scrap cars

scrap carsSmall businesses form the backbone of our economy, and it is incumbent upon our government leaders to remove unnecessary barriers for small businesses in Hawaii to create and grow jobs.

This is why it is so important for Mayor Peter Carlisle to sign into law Bill 36, which takes a balanced approach to gradually reducing and eventually ending the discount on fees that recyclers pay to deliver leftover, non-recyclable material (shredder residue) to the Waimanalo Gulch Landfill.

There is a misperception that the tipping fee incentive program benefits a single, large company. In fact, the tipping fee discount has played a significant role in the growth of many local small businesses that generate revenues by selling metal to Schnitzer Steel and other recyclers. Other Honolulu-based small companies, like electrical contractors, for example, depend on the large recyclers for their business. It is clear that the recycling incentive program, established in 1991 to encourage the growth of the recycling industry, has been successful.

Earlier this year, the city eliminated the incentive program as a short-term move to help balance the budget. However, this move will not lead to more revenues from the large recyclers, and it could have very negative consequences for a number of Honolulu’s local businesses.

With no tipping fee discount in place, recyclers will either pass the costs on to those who deliver metal to them or refuse to take non-recyclable material altogether, reducing the amount of shredder residue they send to the landfill. Either way, if the recycling incentive program is not restored, local small businesses will suffer the biggest hit, and recycling could decrease to pre-1991 levels. Recycling is a volatile business, which is why the city’s recycling incentive program is good policy.

A solution is resting on the Mayor’s desk. The City Council recently passed Bill 36, which would revive the program at gradually reduced levels long enough for the large recyclers to make adjustments to their operations and minimize impacts to our local small businesses. This approach is good public policy, and it is now up to Mayor Carlisle to support it and the small businesses that rely on a viable recycling market to provide for their families.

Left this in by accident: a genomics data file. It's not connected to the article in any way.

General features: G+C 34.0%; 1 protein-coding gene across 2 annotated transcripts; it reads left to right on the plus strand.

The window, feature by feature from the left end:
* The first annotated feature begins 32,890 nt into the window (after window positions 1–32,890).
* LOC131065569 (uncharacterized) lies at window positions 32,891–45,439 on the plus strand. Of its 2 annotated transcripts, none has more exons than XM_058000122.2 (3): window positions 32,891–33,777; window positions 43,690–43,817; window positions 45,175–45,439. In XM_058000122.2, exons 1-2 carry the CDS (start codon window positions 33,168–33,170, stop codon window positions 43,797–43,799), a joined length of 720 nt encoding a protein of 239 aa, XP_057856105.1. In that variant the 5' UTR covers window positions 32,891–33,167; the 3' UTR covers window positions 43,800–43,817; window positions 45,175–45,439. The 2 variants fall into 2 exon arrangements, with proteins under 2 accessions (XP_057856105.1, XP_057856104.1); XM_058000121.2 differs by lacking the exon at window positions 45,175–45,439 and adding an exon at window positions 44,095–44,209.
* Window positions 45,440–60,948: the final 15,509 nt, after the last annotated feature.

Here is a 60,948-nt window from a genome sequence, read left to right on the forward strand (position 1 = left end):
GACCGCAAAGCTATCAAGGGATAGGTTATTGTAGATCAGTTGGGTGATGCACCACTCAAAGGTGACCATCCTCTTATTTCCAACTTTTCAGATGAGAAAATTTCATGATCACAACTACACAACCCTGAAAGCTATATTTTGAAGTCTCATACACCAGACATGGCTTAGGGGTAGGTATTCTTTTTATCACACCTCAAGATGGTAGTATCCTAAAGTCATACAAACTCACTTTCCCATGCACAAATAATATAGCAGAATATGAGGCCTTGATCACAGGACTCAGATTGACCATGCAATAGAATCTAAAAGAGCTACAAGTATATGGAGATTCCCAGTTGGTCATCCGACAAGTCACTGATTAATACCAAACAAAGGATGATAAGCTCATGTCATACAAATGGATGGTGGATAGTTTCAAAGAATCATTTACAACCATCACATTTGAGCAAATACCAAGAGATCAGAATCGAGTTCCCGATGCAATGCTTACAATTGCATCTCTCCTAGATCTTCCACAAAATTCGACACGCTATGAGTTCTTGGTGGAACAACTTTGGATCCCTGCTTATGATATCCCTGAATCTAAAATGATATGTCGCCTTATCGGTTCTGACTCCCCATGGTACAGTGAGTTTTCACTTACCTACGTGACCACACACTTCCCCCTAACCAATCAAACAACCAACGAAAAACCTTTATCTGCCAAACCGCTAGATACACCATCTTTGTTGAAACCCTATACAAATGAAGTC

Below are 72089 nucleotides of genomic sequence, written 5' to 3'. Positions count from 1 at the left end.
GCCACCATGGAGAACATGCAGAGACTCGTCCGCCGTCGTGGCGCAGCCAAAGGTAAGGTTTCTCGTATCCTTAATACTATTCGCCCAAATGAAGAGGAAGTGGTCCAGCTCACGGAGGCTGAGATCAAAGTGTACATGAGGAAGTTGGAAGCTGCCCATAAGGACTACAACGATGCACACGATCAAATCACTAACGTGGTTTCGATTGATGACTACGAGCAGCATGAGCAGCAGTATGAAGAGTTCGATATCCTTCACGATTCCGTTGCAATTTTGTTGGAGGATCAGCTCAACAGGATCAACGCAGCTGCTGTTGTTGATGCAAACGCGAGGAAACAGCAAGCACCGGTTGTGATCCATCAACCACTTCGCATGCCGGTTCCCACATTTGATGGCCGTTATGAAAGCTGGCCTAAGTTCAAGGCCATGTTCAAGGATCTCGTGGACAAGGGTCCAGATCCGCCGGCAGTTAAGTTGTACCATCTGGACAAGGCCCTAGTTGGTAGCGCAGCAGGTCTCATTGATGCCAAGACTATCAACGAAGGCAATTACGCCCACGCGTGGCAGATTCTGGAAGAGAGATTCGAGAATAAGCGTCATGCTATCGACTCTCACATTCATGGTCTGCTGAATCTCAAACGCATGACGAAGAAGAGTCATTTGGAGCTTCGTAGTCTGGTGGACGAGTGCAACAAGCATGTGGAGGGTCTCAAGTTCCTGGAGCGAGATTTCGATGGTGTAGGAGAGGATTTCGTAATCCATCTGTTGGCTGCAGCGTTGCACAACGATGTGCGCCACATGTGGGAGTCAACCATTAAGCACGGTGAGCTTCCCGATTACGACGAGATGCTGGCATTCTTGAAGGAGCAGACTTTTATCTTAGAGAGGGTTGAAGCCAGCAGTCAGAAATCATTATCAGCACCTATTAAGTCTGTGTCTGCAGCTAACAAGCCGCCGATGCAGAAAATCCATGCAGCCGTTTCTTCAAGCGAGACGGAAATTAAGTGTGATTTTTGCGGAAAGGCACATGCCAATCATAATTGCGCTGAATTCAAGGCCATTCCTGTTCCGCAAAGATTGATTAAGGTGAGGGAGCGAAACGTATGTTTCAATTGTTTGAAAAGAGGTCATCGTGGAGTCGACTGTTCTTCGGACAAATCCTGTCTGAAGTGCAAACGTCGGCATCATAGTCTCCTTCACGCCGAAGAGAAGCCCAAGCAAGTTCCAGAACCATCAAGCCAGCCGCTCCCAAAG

As a Small Disabled Veteran Business I appreciate your support of this.  We need to protect our environment and our financial capabilities very definitely.  We also need to generate jobs.  Washington DC simply put, has very little sense of urgency, especially when their payrolls are in place….then they tend to forget the rest of the nation has to eat, pay debts and live.

Jerry Whitehead is the President of Tower Engineering Hawaii, Ltd

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2 COMMENTS

  1. The main recipient of the financial benefits of Bill 36 is not a “small business” by any stretch of the imagination.

    Schnitzer Steel has and will receive the lions share (90%+) of any taxpayer funded subsidy. They have captured around $19 million since 1998 and $1.9 million last year alone. Is Schitzer a small business?

    Not even close, it is a huge international corporation with 57 operating facilities located in 14 states, Puerto Rico and Western Canada. It reported second quarter fiscal 2011 revenues of $722 million, an increase of 28% from the second quarter of fiscal year 2010. This is not a small business.

    An actual small business that is the second largest recipient of this tax money ($70,000 last year) opposes Bill 36. James Nutter, owner of Island Recycling testified, “If this bill passes, my company will make $50,000.
    But I’m in opposition of this bill because it’s morally, ethically wrong.” 

    Mayor, please veto this theft of tax money, and resist the propaganda from the corporate lobbyists, lawyers and their “small business” surrogate who is most likely just another paid sub-contractor.

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